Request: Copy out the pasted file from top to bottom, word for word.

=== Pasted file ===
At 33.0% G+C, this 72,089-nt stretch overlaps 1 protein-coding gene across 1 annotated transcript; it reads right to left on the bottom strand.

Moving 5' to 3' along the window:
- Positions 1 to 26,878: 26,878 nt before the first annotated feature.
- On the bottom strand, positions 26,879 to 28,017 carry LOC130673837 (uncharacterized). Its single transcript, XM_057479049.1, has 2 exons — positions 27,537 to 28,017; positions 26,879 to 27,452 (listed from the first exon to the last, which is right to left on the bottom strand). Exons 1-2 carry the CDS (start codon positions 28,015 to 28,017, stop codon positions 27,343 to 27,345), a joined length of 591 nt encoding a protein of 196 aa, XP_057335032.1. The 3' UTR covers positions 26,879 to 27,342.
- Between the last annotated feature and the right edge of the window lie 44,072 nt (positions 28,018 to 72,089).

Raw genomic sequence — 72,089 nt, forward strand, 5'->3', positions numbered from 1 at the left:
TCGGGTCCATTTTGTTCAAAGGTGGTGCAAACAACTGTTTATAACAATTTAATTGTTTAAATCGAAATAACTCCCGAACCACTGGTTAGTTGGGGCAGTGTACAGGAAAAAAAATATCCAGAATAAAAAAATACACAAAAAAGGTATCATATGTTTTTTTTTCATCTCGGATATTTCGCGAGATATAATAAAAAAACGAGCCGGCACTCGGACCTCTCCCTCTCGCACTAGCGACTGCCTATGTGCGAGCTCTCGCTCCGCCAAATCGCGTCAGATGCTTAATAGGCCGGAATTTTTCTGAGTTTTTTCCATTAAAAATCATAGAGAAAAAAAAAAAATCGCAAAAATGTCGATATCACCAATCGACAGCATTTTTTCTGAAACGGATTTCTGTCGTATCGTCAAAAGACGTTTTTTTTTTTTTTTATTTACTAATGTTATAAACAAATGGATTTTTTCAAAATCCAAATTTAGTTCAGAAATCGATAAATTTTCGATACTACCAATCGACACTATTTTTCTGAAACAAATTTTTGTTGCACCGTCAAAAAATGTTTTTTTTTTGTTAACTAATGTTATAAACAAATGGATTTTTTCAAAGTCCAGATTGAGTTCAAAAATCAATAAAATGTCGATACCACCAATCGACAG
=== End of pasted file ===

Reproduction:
At 33.0% G+C, this 72,089-nt stretch overlaps 1 protein-coding gene across 1 annotated transcript; it reads right to left on the bottom strand.

Moving 5' to 3' along the window:
- Positions 1 to 26,878: 26,878 nt before the first annotated feature.
- On the bottom strand, positions 26,879 to 28,017 carry LOC130673837 (uncharacterized). Its single transcript, XM_057479049.1, has 2 exons — positions 27,537 to 28,017; positions 26,879 to 27,452 (listed from the first exon to the last, which is right to left on the bottom strand). Exons 1-2 carry the CDS (start codon positions 28,015 to 28,017, stop codon positions 27,343 to 27,345), a joined length of 591 nt encoding a protein of 196 aa, XP_057335032.1. The 3' UTR covers positions 26,879 to 27,342.
- Between the last annotated feature and the right edge of the window lie 44,072 nt (positions 28,018 to 72,089).

Raw genomic sequence — 72,089 nt, forward strand, 5'->3', positions numbered from 1 at the left:
TCGGGTCCATTTTGTTCAAAGGTGGTGCAAACAACTGTTTATAACAATTTAATTGTTTAAATCGAAATAACTCCCGAACCACTGGTTAGTTGGGGCAGTGTACAGGAAAAAAAATATCCAGAATAAAAAAATACACAAAAAAGGTATCATATGTTTTTTTTTCATCTCGGATATTTCGCGAGATATAATAAAAAAACGAGCCGGCACTCGGACCTCTCCCTCTCGCACTAGCGACTGCCTATGTGCGAGCTCTCGCTCCGCCAAATCGCGTCAGATGCTTAATAGGCCGGAATTTTTCTGAGTTTTTTCCATTAAAAATCATAGAGAAAAAAAAAAAATCGCAAAAATGTCGATATCACCAATCGACAGCATTTTTTCTGAAACGGATTTCTGTCGTATCGTCAAAAGACGTTTTTTTTTTTTTTTATTTACTAATGTTATAAACAAATGGATTTTTTCAAAATCCAAATTTAGTTCAGAAATCGATAAATTTTCGATACTACCAATCGACACTATTTTTCTGAAACAAATTTTTGTTGCACCGTCAAAAAATGTTTTTTTTTTGTTAACTAATGTTATAAACAAATGGATTTTTTCAAAGTCCAGATTGAGTTCAAAAATCAATAAAATGTCGATACCACCAATCGACAG